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Today's word on journalism

March 17, 2009

Seattle Post-Intelligencer, 1863-2009

"Can Seattle's oldest newspaper be successfully transformed into a child of the information age? The Northwest is a land of big dreams. With the demise of the Soviet Union, one quipster noted that Puget Sound is now home to three empires still bent on global dominion: Microsoft, Amazon.com and Starbuck's. If the stars align properly and with a quality product, Seattle will show the way to a new model for journalism of the written word."

--Joel Connelly, columnist, in today's final print edition of the Seattle Post-Intelligencer

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Owl pellets aren't gross -- they're educational

By Jason Sanders

Oh, the scores of “firsts” you can experience at college. For many, it’s the first time living away from home, the first significant other, the first time pulling an all-nighter, and what about this first: dissecting an owl pellet to search for skeletal mice parts? That was the case today for students enrolled in Living with Wildlife.

Instructor Robert Schmidt gave his students two simple instructions: don’t lick your fingers and enjoy the discovery. And with that, students dove dived right into the world right into the world of owl pellets.

Many lessons came to light. First: a pellet is not poop. It’s actually much worse-it’s puke. However, it’s very necessary puke. Owls typically swallow their prey whole and their stomachs can’t digest everything; thus, the birth of the pellet. It’s basically a collection of fur, feathers, bones and other specimen that the owl regurgitates hours later. The charcoal-gray pellet sizes up comparably to the human thumb and it smells like… well, like an owl pellet.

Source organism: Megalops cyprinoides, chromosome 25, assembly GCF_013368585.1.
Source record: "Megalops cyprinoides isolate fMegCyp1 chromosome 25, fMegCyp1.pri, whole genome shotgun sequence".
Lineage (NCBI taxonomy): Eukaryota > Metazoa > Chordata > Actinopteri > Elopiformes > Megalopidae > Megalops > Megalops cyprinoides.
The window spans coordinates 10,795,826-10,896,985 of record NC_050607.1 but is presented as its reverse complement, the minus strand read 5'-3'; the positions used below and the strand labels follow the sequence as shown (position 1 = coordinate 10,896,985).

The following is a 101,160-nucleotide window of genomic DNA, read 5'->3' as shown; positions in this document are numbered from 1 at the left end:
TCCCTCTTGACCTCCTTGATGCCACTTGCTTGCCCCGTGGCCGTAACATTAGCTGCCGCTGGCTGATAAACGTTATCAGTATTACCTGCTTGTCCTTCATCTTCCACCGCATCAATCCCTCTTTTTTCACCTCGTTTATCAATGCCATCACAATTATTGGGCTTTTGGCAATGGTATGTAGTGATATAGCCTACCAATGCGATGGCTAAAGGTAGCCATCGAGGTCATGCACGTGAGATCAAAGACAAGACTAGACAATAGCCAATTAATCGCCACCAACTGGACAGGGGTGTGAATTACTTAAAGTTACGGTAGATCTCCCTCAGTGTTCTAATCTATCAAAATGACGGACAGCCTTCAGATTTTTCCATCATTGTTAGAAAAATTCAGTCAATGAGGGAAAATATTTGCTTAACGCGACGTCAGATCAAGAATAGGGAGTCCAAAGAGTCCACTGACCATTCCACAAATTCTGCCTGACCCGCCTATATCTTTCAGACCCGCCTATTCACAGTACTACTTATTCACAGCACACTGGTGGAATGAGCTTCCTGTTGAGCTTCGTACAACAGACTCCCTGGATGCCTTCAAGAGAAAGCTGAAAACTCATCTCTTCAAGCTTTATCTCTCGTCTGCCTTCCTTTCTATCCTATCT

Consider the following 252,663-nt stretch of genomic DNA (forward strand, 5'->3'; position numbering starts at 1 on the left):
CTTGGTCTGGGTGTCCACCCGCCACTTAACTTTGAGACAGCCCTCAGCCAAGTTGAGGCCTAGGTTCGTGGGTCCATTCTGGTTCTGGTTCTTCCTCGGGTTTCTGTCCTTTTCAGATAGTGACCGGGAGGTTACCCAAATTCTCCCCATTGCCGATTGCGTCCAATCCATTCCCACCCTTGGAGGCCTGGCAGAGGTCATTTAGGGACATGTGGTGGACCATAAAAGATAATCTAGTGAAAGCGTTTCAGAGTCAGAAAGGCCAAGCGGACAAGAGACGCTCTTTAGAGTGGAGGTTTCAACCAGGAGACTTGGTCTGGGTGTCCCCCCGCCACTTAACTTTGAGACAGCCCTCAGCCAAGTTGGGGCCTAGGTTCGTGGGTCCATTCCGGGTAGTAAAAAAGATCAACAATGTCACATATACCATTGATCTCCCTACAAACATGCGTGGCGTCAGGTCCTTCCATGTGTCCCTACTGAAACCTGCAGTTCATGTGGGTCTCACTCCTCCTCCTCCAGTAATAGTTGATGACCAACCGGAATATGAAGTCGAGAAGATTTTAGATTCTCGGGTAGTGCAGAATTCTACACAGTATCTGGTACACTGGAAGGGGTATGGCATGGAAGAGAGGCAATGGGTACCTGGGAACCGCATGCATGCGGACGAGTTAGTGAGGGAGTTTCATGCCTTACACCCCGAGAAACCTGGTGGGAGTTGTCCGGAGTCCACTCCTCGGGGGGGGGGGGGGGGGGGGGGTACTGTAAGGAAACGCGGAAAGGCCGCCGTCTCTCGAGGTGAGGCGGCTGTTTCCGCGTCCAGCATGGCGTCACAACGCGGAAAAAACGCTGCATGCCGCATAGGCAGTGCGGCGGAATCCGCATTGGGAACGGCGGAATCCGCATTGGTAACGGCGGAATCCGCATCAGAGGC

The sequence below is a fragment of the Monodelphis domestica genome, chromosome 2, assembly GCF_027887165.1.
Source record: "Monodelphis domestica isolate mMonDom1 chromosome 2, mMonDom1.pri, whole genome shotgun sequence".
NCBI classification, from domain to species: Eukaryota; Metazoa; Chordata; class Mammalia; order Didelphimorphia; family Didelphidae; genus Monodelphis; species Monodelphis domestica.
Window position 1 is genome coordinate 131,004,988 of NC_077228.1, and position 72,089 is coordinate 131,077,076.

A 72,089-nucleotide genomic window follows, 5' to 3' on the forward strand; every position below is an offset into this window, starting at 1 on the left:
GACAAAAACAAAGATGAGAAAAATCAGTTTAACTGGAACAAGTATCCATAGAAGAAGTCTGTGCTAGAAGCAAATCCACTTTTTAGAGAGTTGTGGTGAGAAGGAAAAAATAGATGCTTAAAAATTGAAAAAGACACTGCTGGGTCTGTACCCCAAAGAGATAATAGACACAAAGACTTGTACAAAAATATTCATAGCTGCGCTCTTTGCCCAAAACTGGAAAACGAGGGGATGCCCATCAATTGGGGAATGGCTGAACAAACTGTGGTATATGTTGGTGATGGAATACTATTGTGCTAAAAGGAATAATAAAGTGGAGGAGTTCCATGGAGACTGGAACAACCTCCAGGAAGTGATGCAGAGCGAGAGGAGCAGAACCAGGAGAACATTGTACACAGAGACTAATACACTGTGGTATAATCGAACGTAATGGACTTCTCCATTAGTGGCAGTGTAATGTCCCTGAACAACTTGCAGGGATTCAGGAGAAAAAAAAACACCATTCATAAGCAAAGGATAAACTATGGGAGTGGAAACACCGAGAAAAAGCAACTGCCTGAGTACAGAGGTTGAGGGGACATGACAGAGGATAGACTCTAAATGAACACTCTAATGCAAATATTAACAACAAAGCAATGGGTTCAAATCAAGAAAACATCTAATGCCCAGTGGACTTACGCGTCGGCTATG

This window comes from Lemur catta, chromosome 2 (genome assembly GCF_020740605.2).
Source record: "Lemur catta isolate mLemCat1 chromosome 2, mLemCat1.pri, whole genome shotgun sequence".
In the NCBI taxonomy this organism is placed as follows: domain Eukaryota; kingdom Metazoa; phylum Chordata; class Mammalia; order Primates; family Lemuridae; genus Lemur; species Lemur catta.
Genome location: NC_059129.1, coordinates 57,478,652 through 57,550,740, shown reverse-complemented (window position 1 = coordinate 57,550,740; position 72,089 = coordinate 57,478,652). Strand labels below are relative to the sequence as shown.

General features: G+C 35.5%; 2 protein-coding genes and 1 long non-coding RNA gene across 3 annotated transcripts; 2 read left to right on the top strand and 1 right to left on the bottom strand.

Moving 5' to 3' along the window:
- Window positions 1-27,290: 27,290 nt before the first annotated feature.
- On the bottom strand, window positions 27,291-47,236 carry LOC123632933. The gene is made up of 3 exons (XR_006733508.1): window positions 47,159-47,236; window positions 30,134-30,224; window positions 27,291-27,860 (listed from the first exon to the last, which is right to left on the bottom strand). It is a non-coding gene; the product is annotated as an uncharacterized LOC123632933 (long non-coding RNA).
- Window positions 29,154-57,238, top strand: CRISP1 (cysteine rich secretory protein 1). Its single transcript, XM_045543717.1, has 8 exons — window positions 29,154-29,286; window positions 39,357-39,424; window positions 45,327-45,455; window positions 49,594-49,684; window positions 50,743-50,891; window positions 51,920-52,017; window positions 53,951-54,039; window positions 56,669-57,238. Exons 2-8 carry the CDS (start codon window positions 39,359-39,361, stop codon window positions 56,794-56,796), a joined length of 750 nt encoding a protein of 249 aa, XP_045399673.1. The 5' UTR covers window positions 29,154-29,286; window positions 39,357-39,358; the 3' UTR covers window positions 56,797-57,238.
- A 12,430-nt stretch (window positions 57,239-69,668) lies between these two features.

Second lesson: be very careful when handling bones of the rodent family. With tweezers and a metal toothpick like instrument, the students delicately dismembered the pellet. And with even the slightest jerk of the wrist a bone could break. The key was slow and steady prodding.

Many exciting discoveries ensued: skulls, jawbones, legs and certainly the unknown. The class received a “bone-sorting” handout for the less obvious structures, and in no time students were also collecting hips, ribs and shoulder blades.

It was more common than not to find several of the same bone structures in one pellet. In fact one student collected eight skulls in his pellet alone-a new class record.

And the third lesson: owl pellets aren’t gross after all; rather, they’re fascinating educational tools. Several students walked away having learned valuable lessons about the ecosystem. “I guess I finally understand why we have rats,” said Kara Brown, a junior majoring in Social Work.

Anatomizing owl pellets proved to be a profitable “first” for many. And that begs the question, what will college bring next? Whatever it is, it surely won’t be as hair-raising as owl pellets.

RM

 

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